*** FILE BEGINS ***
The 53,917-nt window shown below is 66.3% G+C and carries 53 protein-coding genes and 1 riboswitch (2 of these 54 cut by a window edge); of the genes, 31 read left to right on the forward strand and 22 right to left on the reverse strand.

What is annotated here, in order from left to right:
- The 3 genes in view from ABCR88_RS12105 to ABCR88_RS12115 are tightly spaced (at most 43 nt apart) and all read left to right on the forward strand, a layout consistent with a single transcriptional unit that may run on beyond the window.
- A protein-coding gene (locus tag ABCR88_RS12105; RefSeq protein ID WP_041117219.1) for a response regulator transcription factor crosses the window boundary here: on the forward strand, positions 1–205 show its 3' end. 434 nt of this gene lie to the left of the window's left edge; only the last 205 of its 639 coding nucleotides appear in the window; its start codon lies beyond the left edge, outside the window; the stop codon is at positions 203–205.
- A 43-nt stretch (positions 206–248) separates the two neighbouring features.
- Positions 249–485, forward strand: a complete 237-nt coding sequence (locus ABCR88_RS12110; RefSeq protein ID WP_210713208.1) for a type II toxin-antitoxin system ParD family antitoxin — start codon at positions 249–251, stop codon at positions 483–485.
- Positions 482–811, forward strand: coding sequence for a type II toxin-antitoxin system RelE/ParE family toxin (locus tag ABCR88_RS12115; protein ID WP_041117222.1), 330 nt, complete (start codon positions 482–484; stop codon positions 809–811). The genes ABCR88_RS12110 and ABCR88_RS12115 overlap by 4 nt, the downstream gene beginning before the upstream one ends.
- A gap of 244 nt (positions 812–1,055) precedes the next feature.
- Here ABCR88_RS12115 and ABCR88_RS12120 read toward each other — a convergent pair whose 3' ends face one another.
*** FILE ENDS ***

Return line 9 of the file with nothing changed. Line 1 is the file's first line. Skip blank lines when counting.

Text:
- Here ABCR88_RS12115 and ABCR88_RS12120 read toward each other — a convergent pair whose 3' ends face one another.